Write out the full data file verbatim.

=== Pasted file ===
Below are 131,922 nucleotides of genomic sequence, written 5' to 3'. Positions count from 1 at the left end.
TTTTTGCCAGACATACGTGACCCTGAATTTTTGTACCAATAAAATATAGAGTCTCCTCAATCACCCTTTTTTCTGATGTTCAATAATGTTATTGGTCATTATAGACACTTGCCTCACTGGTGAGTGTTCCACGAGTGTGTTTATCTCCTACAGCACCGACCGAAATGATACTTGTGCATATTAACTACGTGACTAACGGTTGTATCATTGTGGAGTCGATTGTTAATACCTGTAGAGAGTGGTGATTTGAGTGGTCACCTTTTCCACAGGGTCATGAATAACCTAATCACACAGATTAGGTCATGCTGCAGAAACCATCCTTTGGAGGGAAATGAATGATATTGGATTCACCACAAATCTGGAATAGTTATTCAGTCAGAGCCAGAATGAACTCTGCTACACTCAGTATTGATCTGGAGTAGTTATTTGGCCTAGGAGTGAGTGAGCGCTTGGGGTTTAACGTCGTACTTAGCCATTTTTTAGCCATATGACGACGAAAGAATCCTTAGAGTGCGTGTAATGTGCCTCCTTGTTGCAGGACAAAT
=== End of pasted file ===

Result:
Below are 131,922 nucleotides of genomic sequence, written 5' to 3'. Positions count from 1 at the left end.
TTTTTGCCAGACATACGTGACCCTGAATTTTTGTACCAATAAAATATAGAGTCTCCTCAATCACCCTTTTTTCTGATGTTCAATAATGTTATTGGTCATTATAGACACTTGCCTCACTGGTGAGTGTTCCACGAGTGTGTTTATCTCCTACAGCACCGACCGAAATGATACTTGTGCATATTAACTACGTGACTAACGGTTGTATCATTGTGGAGTCGATTGTTAATACCTGTAGAGAGTGGTGATTTGAGTGGTCACCTTTTCCACAGGGTCATGAATAACCTAATCACACAGATTAGGTCATGCTGCAGAAACCATCCTTTGGAGGGAAATGAATGATATTGGATTCACCACAAATCTGGAATAGTTATTCAGTCAGAGCCAGAATGAACTCTGCTACACTCAGTATTGATCTGGAGTAGTTATTTGGCCTAGGAGTGAGTGAGCGCTTGGGGTTTAACGTCGTACTTAGCCATTTTTTAGCCATATGACGACGAAAGAATCCTTAGAGTGCGTGTAATGTGCCTCCTTGTTGCAGGACAAAT